When the first "Ice Age" came out, I really enjoyed it. I was quite impressed with Blue Sky's first movie. Some people at Disney didn't care for it and found it to be a bunch of slapstick gags and some cheap sentiment. Again, that was just their take. I always enjoy hearing other people's opinions. I learn a lot from hearing contrary viewpoints - don't ever shut down and stop listening because someone disagrees with you. Listen up and learn!

So anyway, at the time I was working on "Home on the Range". Our movie had three characters that were pursuing one goal (three dairy cows haeding off into the wild west to save their farm). Many people had made the argument on "HOTR" that when you make a movie about three characters pursuing a goal that they should all be in it for DIFFERENT reasons. The argument went that if they were all in it for the same reason, why have three characters? Why not have just one cow going off to save her farm?

Well, the original "Ice Age" did just that. All three of them were going on a journey together for different motivations (I hope I'm remembering right). It creates instant conflict between the characters, which makes for instant drama. And one of them had a secret - the sabre-tooth was leading the others into a trap, which heightened the drama so much. As they got closer to their goal, the tension mounted and mounted. The audience knew Diego was struggling with whether to betray his new friends or betray his old pack. Great conflict, great drama.

And the whole set-up was so simple and gettable (I haven't seen it since then, so forgive me if I'm fuzzy on the details). But the idea of a lost baby and three animals are trying to return it to his parents - so simple and so visual. See the baby with the parents, see the baby seperated from the parents, see the animals debate whether to return him to his family and decide to go. They have a real, tangible goal and destination. This is the key to creating tension, because you always know how close or far they are form suceeding. You can cut back to the parents from time to time to keep their tension alive and see where they are so we're oriented as to where they are in relation to our three heroes and the sabre-tooth pack. Thsi is a key to drama - be CLEAR about the goal and how close or far away your hero is from it. If we don't know when he's far away and/or on the verge of getting his desired goal, how will you increase tension as you go? And if your desire isn't a tangible, physical thing - if it's a "mental" goal without a physical counterpart - how will there be any tension?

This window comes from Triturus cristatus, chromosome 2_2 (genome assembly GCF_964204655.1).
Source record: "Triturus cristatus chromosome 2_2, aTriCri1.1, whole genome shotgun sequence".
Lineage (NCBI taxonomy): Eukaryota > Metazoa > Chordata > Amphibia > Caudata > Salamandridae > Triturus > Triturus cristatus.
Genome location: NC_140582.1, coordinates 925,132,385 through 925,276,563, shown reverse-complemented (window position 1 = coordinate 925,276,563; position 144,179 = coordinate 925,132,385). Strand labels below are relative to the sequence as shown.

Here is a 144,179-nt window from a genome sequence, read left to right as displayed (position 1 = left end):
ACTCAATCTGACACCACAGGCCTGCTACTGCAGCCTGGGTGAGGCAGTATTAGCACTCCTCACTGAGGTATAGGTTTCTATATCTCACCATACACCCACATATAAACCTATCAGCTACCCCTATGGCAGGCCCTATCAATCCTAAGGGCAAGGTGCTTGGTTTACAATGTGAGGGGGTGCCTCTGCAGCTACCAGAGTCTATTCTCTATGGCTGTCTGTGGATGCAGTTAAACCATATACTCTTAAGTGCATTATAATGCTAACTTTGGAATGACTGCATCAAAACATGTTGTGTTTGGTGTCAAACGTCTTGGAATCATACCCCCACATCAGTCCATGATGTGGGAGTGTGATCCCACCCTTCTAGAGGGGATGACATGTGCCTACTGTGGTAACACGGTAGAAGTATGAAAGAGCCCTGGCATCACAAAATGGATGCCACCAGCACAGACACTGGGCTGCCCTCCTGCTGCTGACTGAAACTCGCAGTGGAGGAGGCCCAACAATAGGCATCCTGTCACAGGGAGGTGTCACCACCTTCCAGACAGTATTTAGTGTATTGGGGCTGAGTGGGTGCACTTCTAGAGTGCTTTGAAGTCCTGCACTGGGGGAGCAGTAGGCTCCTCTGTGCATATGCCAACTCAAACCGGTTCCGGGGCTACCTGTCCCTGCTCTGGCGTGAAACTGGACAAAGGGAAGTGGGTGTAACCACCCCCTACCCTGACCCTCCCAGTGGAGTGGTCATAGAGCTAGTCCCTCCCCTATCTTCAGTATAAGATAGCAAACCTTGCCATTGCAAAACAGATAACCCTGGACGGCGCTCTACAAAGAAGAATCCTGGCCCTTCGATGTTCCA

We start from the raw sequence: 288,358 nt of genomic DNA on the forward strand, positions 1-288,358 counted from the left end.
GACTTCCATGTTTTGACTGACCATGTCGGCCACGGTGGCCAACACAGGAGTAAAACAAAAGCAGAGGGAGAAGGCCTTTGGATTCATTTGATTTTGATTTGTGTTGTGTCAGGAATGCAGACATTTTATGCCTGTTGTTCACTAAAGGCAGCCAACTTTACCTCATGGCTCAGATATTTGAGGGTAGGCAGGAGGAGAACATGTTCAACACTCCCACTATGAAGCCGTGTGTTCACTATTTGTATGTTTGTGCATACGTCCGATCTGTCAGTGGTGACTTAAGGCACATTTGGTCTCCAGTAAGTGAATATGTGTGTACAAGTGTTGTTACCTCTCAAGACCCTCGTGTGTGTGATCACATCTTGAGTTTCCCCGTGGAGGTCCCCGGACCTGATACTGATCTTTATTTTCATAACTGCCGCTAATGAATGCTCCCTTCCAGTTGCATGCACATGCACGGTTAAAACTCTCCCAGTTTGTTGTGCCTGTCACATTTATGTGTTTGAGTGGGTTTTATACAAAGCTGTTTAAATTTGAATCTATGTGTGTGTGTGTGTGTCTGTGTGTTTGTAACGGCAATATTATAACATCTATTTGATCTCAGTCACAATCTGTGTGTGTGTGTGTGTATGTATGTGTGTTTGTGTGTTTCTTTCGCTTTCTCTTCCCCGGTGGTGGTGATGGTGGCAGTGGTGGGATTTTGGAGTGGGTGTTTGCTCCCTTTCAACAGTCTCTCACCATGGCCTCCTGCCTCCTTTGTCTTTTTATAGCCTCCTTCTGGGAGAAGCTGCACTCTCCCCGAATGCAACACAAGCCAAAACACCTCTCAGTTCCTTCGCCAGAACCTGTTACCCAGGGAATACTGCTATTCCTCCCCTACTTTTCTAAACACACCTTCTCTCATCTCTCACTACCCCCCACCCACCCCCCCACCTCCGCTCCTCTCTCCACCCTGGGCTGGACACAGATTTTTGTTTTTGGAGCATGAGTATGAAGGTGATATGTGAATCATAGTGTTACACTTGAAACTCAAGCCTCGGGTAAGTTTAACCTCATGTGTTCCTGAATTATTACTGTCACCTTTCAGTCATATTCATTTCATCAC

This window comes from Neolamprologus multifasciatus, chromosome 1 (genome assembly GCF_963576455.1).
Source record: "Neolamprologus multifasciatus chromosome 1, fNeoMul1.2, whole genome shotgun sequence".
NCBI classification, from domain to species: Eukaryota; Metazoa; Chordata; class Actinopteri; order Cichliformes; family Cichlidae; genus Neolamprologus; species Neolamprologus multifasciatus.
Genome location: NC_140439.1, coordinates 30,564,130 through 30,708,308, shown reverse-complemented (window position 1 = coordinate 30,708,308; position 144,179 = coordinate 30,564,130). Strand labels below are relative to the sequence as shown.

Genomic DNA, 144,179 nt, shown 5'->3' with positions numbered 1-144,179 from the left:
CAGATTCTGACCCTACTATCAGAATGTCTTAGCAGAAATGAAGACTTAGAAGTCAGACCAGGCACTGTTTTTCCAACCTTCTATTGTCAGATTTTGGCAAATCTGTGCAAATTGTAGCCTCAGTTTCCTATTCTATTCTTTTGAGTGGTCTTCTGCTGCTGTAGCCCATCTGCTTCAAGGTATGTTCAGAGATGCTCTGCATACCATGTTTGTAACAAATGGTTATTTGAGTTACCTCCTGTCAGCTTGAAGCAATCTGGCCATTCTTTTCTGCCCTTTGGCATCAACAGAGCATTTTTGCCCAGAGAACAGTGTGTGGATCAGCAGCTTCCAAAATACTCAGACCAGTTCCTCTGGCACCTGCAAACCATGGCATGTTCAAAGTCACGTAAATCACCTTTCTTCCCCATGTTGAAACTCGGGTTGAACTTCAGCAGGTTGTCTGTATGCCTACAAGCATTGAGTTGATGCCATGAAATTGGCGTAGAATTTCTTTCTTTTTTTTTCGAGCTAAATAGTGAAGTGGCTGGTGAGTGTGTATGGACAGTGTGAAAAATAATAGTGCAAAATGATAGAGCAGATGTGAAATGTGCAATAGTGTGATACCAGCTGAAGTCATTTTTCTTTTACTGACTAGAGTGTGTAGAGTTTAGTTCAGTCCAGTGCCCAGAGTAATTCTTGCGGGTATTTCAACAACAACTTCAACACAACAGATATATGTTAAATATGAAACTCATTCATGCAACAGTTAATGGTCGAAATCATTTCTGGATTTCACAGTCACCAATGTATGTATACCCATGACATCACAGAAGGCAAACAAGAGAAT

Of course the physical goal is important, but the real "meat" of the story was the relationship between the characters. Like many "road movies" it's about three characters who don't like each other, go on a journey and learn to be friends. The journey is just an excuse to tell this story. If the three of them sat around in a cave and talked through their problems and became friends.......well, it probably wouldn't have made as much money, I'm just guessing here. So the physical journey is just an excuse to tell the emotional story and gives you different places to go and visit and have fun physical obstacles that they can work through together and bond and do entertaining stuff at the same time.

And that baby - it just works really well as a device. The baby's cute (never seemed to get cross over into "cloying" territory, to me) and creates instant empathy - you like the guys who are trying to return it, and the thought of that evil sabre-tooth guy eating the baby creates some instant feelings in an audience. You don't want that to happen.

What I'm trying to say is that the first one was succesful - to me -in creating very real conflict and very real drama. As weird as that sounds. Even though it was an animated film and the goals might SOUND outlandish and cartoony, I bought them.